• Yeah, it’s hard to ignore the negative thoughts when the are continuously reinforced by peoples’ behavior and actions towards me. If I go into a situation telling myself that I’m a like-able person who deserves to be seen and heard, I can somewhat keep the negative thoughts under control. Yet, if someone does ignore me or something, it just fuels the thoughts–and sometimes it can get to the point where I feel out of control.

  4. I feel your pain. When I was in college and decided to grow a beard, my dad would say to my mom “Is he going to shave?” as we were eating dinner. She’s yell at him “He’s right there! Why don’t you ask him?!” It pissed me off and made me laugh at the same time..

    • In that situation it sounds more your dad was just joking around, which could be the same in my case. I mean, my g/f did say that their family just does that sometimes where they refer to everybody in third person, as they think it’s funny. (But I’ve only seen them do it to me.) I didn’t really believe her. But I’m probably overreacting and over-analyzing, as usual.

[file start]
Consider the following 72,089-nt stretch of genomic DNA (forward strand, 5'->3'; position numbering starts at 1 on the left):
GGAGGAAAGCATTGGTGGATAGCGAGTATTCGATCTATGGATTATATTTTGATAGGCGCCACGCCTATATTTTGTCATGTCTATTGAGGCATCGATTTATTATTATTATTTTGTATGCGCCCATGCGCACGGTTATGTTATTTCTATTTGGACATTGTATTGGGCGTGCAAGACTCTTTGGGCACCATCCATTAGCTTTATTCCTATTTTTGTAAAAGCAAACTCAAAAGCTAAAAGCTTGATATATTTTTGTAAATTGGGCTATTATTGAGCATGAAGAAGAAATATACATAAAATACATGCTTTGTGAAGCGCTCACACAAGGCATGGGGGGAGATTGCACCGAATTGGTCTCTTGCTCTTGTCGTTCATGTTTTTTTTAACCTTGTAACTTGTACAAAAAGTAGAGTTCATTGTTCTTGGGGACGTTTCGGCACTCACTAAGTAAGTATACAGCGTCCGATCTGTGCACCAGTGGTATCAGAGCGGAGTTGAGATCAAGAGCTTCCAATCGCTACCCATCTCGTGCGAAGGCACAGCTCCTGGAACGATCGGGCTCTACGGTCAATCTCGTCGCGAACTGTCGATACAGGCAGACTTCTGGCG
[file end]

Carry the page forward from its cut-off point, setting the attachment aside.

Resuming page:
5. I’ve had the not saying good-bye thing happen to me. I kind of let it roll of my back. What really gets me is when people don’t say hello, if I say it first. That really brings out the anger in me. That happened recently with someone in my own home! A colleague of my husband’s walked in and when I approached him and introduced myself, he totally snubbed me and started talking to someone who was in the adjoining room. It made me crazy. My very silly reaction was to sternly and loudly tell him to take off his shoes in the house (it’s a house rule). Anyway, he apologized and did it and then I didn’t talk to him the rest of the night. It also happened a few weeks ago when I walked into class and said ‘hello’ to the only other person in the room and she kind of looked at me, then turned away. wtf?!
    Also…on a few occasions waiters have forgotten that my order ever existed. That just made me sad. Oh! And laser paper towel dispensers never acknowledge my existence…I’ll stop now.

    • The hello thing happens to me occasionally, too. Usually when I’m introduced to a large group of people. I never know what to do. Do I go shake all of their hands? That seems weird. So, I normally wave and do my best to smile and say hello. Last time it happened, at the wedding from a few weeks ago, no one acknowledged me. I told myself they could see how anxious I was and much I didn’t want to be there. I have more trouble with the motion-activated soap dispensers. I just tried using one and it didn’t work, so I moved over a sink, and then someone else got the other one to work. WTF